As we study the epistle of 2 Corinthians over the next few months, and keep our eyes on the writer, Paul, the bond servant of Jesus Christ, we will sometimes find that he was on the pinnacle of joy, and at other times in the valley of despair.
And for a good half of this epistle, Paul will constantly remind his audience that the road is not always easy and that even he himself had his moments of despair and disappointment.
Pastor Ray C Stedman, in his expository study of this epistle, wrote a book, almost 30 years ago, and entitled it “Authentic Christianity”. He pointed out that the initial state of euphoria of believing and becoming a Christian, may continue for weeks or even months. But very soon, the old natural life begins to reassert itself. And the glow begins to fade from Christian worship, and Bible reading becomes less and less rewarding. And Pastor Stedman painted three possible scenarios as follows:
Firstly, there will be decline to the point of dropping out of all Christian relationships, neglect of his Bible totally, little or no time for prayer, lost of interest in spiritual matters entirely, and finally, living no different than he was before he became a Christian. And grave doubt is raised as to whether the individual ever became a Christian at all.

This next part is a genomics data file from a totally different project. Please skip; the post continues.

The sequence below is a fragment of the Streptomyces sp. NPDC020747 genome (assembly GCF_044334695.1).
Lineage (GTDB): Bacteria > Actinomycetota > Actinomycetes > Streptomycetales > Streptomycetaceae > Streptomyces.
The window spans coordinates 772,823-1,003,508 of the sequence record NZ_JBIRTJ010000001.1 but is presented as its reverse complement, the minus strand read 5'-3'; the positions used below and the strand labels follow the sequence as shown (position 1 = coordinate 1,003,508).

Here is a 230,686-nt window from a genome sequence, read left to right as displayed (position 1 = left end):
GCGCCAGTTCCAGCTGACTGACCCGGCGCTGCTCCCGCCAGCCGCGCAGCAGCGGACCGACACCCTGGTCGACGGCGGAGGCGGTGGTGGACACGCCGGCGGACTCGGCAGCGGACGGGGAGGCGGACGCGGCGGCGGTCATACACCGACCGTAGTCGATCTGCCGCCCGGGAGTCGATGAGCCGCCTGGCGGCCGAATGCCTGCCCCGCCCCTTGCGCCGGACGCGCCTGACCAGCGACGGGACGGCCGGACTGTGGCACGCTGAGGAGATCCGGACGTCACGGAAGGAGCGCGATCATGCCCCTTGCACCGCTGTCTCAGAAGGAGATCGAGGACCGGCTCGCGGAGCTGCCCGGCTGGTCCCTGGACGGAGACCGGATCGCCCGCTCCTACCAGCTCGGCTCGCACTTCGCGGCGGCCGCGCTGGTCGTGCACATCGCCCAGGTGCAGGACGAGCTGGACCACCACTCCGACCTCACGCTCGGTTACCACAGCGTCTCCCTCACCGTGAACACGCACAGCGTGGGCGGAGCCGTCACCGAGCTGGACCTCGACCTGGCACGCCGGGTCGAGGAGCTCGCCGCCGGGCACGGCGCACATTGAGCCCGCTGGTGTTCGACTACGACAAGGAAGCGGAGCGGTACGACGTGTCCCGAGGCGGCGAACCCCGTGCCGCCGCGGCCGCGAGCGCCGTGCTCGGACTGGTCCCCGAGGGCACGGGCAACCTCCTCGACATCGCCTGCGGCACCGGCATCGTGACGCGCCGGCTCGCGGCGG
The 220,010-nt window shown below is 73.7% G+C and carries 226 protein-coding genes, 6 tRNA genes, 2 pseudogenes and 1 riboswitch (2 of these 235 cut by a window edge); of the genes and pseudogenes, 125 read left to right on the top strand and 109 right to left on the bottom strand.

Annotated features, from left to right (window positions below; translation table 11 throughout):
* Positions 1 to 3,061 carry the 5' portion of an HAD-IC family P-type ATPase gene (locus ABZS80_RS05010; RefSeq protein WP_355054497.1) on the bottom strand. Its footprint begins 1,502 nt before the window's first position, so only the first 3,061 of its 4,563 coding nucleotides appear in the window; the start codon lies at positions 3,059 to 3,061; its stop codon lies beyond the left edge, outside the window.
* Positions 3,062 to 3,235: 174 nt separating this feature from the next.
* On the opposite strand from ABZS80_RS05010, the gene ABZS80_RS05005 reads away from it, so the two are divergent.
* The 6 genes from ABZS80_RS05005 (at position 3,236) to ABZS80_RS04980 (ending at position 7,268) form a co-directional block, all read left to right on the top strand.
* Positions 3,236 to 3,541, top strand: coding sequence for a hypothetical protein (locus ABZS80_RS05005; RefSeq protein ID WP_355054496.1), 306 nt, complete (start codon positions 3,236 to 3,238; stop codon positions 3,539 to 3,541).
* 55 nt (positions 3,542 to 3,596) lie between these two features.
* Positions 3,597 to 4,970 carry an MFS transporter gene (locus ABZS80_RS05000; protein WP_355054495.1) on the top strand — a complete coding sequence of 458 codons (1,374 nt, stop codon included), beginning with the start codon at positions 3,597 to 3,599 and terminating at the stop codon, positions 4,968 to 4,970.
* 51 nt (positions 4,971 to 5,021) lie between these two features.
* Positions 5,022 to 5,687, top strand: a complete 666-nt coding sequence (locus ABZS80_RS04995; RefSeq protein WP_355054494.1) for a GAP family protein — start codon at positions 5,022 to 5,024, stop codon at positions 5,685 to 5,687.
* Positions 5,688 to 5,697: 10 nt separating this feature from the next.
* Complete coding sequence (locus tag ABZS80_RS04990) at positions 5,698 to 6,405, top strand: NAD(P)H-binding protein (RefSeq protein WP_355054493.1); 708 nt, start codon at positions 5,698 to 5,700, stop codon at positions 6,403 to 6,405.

Second possibility is that he becomes aware of his cold and rebellious heart, is frightened by the thought of backsliding to what he was before, and casts himself in repentance, renewing his trust in God’s promises and perhaps seeking the help of older, or more experienced Christians and thereby returning to a state of peace and joy. This cycle may be repeated many times until it becomes the pattern of his experience and he comes to think of it as normal Christianity. Or he may learn something from each repeated cycle till eventually his eyes are opened to the truth that will deliver him from his ups and downs experience and he becomes a settled, stable, Spirit-led Christian.
The third and most likely possibility is that the person may discover what millions of others before him have learned. It is possible to avoid the pain and humiliation of repentance and renewal by maintaining an outward faced of spiritual commitment. In so doing, he can preserve a reputation for spiritual growth and maturity that is satisfying to the ego and seems to gain much in the way of opportunities for service and the commendation of the Christian community. He drifts into it, little realising that it is a TOTAL FRAUD, a shabby IMITATION of the real thing. He may be a true Christian in whose heart Christ dwells, but except for rare moments (usually of desperation or high ecstasy), he does not live the Christian life. The quality of life may be moral, often even generous, and it certainly is religious, however it is anything but Christian.
As we study the first 6 chapters of 2 Corinthians, we will see that Paul helps the Corinthians to distinguish between authentic Christianity, and he himself lived it, and the pale imitation that many of them had mistaken for the real thing.
May the above help us to stir our thoughts as we study and prepare our hearts and minds in receiving the teachings from the Holy Spirit.
Elder Andrew Lim
Reference: “Authentic Christianity – Ray C Stedman”